Notre Dame and her sumptuous decoration
The decorations inside Notre Dame were arranged by Viollet-le-Duc, the architect who had overseen the décor for the sovereigns' wedding on 29 January, 1853. And the latter were a large step up from the former.
The nave was hung with heavy drapes embroidered with golden bees. Special stands were erected in the choir and the transepts for the seating of Corps diplomatique, the Sénat, the Corps législatif, The Conseil d'Etat, high-up civil servants and VIPs. A large Savonnerie carpet had been spread on the floor, and a tall baldachino was set over the platform – six steps high – upon which were placed the imperial couple's prie-dieus.
At about 5pm, the cortège impérial, comprising twelve state carriages pulled by a grand total of 96 horses, set off from the Tuileries palace. The Emperor and Empress were in Charles X' monumental carriage redecorated with the arms of the Second Empire. The little prince, in his white lace christening robe picked out in blue ribbons, was in the empress's personal carriage, accompanied by his nurse, a large lady from Burgundy dressed in her regional costume, and Madame Bruat, wife of Admiral Bruat, the governess of the « children of France » (i.e., the imperial progeny).
The cortège route was as follows: leaving the Pavillon de l'Horloge, the carriages crossed the Tuilerie gardens, passed through the Place de la Concorde, travelled the length of Rue de Rivoli, then turned right into the Place de l'Hôtel de Ville, crossed the Pont d'Arcole and took the Rue d'Arcole as far as the Place du Parvis de Notre-Dame. A double guard of honour lined the route, Garde nationale on the right and Garde impériale and the Troupe de ligne on the left (Le Moniteur Universel, 15 June, 1856). Thousands of spectators bearing flowers and flags watched the cortege, cannons blew and church bells pealed.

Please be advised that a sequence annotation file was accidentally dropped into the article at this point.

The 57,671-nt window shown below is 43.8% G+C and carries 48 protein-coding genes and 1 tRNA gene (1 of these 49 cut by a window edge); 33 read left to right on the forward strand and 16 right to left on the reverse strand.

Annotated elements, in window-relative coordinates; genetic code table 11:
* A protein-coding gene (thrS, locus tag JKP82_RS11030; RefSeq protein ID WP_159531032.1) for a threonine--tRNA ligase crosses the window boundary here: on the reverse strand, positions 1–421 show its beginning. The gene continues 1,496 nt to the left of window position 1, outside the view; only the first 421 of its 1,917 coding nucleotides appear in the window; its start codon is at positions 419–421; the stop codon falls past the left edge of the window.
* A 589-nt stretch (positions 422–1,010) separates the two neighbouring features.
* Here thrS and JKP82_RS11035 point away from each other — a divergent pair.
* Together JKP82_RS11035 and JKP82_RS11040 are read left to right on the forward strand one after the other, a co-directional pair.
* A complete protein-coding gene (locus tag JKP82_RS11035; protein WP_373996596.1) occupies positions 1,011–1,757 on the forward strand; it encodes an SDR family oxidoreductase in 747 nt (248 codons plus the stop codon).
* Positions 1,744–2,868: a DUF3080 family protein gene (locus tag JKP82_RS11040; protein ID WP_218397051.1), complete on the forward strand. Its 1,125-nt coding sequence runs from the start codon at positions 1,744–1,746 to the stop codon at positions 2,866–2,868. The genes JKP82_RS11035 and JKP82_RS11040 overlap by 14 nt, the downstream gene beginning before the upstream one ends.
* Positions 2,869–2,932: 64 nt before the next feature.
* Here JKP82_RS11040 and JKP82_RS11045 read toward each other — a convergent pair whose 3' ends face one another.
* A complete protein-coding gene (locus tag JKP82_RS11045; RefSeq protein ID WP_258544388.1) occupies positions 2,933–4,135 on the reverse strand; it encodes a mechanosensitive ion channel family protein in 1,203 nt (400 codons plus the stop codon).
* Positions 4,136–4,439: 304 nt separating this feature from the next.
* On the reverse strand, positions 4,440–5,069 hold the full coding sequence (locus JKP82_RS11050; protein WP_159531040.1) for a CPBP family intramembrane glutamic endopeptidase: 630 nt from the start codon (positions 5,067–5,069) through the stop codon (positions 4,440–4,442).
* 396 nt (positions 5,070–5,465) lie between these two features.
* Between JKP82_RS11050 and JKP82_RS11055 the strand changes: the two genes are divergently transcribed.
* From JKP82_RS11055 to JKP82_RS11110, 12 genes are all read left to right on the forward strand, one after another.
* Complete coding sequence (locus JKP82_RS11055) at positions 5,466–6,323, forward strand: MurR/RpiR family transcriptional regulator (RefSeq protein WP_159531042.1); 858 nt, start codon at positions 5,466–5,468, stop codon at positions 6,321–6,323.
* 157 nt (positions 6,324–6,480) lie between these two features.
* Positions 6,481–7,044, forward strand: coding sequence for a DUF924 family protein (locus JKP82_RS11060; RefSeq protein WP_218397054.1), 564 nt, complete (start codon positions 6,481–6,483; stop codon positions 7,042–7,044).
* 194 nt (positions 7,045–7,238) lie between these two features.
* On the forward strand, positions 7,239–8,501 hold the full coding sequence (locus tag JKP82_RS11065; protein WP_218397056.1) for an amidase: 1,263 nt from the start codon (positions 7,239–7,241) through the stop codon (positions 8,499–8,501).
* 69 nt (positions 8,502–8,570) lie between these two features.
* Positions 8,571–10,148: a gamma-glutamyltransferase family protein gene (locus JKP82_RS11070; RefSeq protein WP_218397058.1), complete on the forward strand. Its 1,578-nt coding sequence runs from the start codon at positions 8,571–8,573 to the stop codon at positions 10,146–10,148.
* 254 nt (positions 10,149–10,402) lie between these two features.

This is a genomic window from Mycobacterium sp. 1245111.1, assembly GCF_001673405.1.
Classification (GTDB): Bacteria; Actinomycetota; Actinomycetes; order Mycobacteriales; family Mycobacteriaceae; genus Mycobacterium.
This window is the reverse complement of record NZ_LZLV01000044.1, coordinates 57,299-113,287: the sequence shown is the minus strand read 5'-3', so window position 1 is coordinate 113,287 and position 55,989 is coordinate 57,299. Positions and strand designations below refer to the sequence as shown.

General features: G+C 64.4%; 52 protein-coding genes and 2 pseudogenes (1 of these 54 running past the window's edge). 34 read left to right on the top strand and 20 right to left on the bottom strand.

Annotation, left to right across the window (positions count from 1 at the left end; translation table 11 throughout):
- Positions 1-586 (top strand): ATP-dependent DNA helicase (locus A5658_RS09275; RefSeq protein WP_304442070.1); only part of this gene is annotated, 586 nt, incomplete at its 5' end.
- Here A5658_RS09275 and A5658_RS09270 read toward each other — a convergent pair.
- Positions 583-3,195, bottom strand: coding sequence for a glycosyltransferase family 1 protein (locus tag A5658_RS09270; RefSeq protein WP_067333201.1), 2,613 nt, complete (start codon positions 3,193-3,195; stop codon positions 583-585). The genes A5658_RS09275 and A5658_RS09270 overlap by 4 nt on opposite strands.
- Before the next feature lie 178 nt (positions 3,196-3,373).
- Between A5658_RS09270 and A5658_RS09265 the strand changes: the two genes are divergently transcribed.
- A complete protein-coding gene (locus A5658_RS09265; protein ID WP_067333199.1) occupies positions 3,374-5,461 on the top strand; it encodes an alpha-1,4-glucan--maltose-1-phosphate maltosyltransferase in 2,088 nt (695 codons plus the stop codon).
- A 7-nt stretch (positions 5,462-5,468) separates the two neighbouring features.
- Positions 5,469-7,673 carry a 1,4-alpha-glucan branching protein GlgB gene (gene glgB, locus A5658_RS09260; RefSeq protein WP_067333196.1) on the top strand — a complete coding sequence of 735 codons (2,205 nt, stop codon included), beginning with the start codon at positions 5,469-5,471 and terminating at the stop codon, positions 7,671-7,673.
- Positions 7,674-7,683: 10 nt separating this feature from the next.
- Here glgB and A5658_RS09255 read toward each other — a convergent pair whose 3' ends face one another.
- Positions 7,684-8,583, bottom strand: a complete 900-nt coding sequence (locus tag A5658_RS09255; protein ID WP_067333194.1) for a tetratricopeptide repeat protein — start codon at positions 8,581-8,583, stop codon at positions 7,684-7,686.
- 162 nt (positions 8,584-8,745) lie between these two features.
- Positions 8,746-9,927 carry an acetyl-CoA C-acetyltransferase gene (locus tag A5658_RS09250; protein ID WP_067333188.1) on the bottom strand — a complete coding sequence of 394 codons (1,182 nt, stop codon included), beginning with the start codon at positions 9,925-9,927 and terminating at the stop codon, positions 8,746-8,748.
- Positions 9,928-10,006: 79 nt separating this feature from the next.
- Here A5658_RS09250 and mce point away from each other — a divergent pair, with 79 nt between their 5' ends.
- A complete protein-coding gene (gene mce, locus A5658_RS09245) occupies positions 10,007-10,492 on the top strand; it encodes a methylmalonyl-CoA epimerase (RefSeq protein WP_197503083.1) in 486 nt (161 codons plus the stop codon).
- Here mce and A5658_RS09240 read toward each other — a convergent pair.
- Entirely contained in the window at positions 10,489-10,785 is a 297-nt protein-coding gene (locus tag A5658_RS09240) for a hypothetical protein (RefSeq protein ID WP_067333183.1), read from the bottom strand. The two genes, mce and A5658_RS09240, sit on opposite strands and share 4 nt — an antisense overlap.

On their arrival, the imperial couple were greeted by the Archbishop of Paris, Mgr Sibour and they received the holy water and incense under an ombrellino carried by ten canons.
More than six thousand people were invited to the event. Pope Pius IX being ill was unable to be present and sent his legate, cardinal Patrizzi, to celebrate the sacrament before the bodies of state, as protocol demanded.
The infant had already received a summary baptism shortly after his birth, and so the service was one of chrism and confirmation. Madame Bruat carried him during the service, during which he wore a mantle of ermine.
The papal motet, Tu es Petrus by Lesueur, originally performed at the coronation of Napoleon I, was performed – despite the absence of the Pope.
A special font had been made by the Sèvres manufacturer and the copper baptismal ewer used dated from the end of the 12th century and had been brought back by Saint-Louis after his crusades.
At the end of the ceremony, the child was to have been presented by the Empress to the congregation, but she was too overcome by the event and had the emperor do it, as had happened with Napoleon I and the baptism of the King of Rome.
A surrogate coronation
The sumptuousness of the ceremony and approval of all was such that Emperor was later to say that this baptism was just as good as a coronation. The fact is, Napoleon III was never crowned, despite the negotiations with the Pope begun in 1852. Pius IX was not willing to perform the ceremony whilst the French government refused to rescind the organic articles of the Concordat and to make religious marriage obligatory. Furthermore, Ultramontain and Gallican tensions threatened to explode in civil unrest. The matter was shelved, and in the end, the baptism acted as a surrogate.
The baptism was the source many subsequent official and popular celebrations and festivities lasting three days, with balls, free shows, illuminations, and firework displays etc.
The event was immortalised by a cantata written by Auber, photos were taken, engravings were made, and a painting by Thomas Couture, pupil of Delaroche, was commissioned. Commemorative medals with the image of the child were struck.